Fisher says his office is fielding numerous calls from Vermonters who are concerned that changes in federal health care policies will limit their coverage in the future.

Burlington debates a kinder way to tackle evictions

One city councilor thinks Burlington can do more to support public housing tenants on the brink of eviction, but those operating the buildings say they already follow procedures to help troubled residents remain housed.

The North District's Dave Hartnett is pushing for the creation of a task force to study the issue. Specifically, Hartnett wants to examine what happens when Burlington Housing Authority, Cathedral Square and Champlain Housing Trust decide to terminate a lease.

"Right now, I think we've identified that we do have somewhat of a little crisis in Burlington with people living in public housing that deal with some mental health crises," he said in early January.

The decision to evict someone from subsidized housing is a serious one, said Jessica Radbord, a Legal Aid attorney who often represents tenants in evictions cases. She said those who lose housing often end up in the city's overburdened shelters, seeking hotel vouchers from the state or simply sleeping outdoors.

Hartnett hopes to avoid another case like that of Ralph "Phil" Grenon, whom city police ftally shot during a standoff in March 2016. Police said the 76-year-old was threatening self-harm and was facing eviction from his South Square apartment due to his long history of making threats to other residents and the staff of Burlington Housing Authority, which operates that building. Grenon was killed after he threatened police with a knife when they entered his apartment for a welfare check.

Hartnett and Councilors Sara Giannoni and Selene Colburn, who sit on the public safety committee, met with representatives of public housing organizations in early January to discuss Hartnett's initiative. The housing authority representatives — including Sarah Russell, who runs the housing retention team at Burlington Housing Authority — detailed the process they go through for terminating leases.

The goal of the housing retention team, Russell said, is to keep residents in their homes. They are well aware that losing subsidized housing can lead to homelessness and the housing retention team offers many chances for troubled tenants to come into compliance with their leases, Russell said.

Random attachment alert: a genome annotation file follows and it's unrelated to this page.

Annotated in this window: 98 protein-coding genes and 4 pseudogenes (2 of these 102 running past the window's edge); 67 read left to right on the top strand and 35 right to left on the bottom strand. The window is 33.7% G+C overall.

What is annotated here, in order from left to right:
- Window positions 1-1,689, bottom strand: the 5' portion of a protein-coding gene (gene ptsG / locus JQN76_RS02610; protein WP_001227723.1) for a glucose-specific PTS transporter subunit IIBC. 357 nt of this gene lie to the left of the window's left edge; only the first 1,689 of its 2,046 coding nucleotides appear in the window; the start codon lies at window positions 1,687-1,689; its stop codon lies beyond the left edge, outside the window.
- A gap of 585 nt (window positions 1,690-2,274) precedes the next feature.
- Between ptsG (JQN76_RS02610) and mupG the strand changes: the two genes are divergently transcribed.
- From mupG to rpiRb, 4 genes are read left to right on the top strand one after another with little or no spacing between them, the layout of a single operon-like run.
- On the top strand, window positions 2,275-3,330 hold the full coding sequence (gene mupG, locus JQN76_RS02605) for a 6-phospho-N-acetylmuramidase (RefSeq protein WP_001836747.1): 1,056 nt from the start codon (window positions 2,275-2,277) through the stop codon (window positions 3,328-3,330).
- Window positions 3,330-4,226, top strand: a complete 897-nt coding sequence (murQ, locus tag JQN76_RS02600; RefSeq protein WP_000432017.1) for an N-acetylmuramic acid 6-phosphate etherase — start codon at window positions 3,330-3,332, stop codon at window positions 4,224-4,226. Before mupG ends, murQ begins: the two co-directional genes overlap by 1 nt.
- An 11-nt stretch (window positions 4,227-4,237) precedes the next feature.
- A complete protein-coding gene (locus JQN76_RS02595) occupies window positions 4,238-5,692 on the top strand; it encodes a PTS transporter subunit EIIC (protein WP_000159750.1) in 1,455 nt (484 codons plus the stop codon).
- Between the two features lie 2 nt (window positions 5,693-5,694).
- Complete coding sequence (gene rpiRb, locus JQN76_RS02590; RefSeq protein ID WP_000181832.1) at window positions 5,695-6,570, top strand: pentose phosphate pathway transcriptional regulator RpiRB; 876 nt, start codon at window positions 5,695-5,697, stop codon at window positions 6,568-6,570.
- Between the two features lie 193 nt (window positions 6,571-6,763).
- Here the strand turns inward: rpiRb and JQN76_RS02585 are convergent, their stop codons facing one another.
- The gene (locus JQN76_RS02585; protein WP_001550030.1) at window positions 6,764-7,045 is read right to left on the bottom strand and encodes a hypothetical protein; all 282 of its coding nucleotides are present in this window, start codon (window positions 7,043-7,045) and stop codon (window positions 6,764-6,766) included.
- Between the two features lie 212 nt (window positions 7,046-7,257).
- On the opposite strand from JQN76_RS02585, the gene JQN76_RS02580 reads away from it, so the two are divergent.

There's a difference between an eviction and a termination, she said. An eviction is a court proceeding. If a judge rules in favor of the Burlington Housing Authority, the tenant has a set amount of time to vacate the apartment before law enforcement escorts the resident off the property. However, in advance of involving the courts, housing agencies send a termination letter that notifies the resident that their lease will be broken.

Most terminations never make it to court, Russell said. Rather, they get resolved in informal hearings, where the tenant and their support team create a plan to avoid the problems that got the tenant into termination proceedings in the first place.

Grenon's eviction case had yet to make it to court at the time of his fatal encounter with police. The Burlington Free Press did not find an eviction case for Grenon, and Lt. Dan Gammelin of the Chittenden County Sheriff's Office said the case had never reached his office. Russell declined to talk about Grenon's case, citing client confidentiality.

Generally, Russell said Burlington Housing Authority is still willing to work things out with the tenants, even after a case moves to court.

Earlier this month, lawyer William Dysart of Vermont Legal Aid's Senior Citizens Project staved off the eviction of his client  Andrew Cushing from South Square, the same Burlington Housing Authority-operated building where Grenon died last March. Cushing, a disabled elderly resident, lives on $800 per month and was facing eviction proceedings for nonpayment of rent.

Cushing's case demonstrates how long the eviction process can take. Burlington Housing Authority officials first sent a letter informing Cushing of the intention to terminate his lease seven months prior to his court trial Jan. 13.

Dysart said his client was able to gather the money to pay back rent, plus fees, through help from some family and some community groups, including the Committee on Temporary Shelter.

Dysart said the agencies are usually willing to work out a payment plan, at least the first time a tenant falls behind on rent.

Despite some hiccups with Cushing's case — like asking him to pay fees that totaled more than his $232.00 monthly rent — Dysart said he finds the agencies to be even-handed. Still, he said facing an eviction proceeding in court can be be anxiety-inducing for his elderly clients, which can exacerbate health issues.

Even after hearing from the agencies about their procedures, Hartnett has pressed forward with efforts to form a task force, which he expects to come before the full City Council on Monday. The task force will include representatives from the housing agencies, Legal Aid attorneys, mental health professionals and public housing tenants.

Hartnett said he was particularly focused on the way the agency had notified Grenon his lease was terminated. In an early meeting after Grenon's death, he said, it came out that the agency had left a letter on Grenon's door because he wasn't home.

​"There has to be a better delivery of that notice," Hartnett said.

Russell said the Burlington Housing Authority complies with Vermont state law in delivering the termination letters. The notices are either mailed via first class or certified mail or occasionally hand-delivered.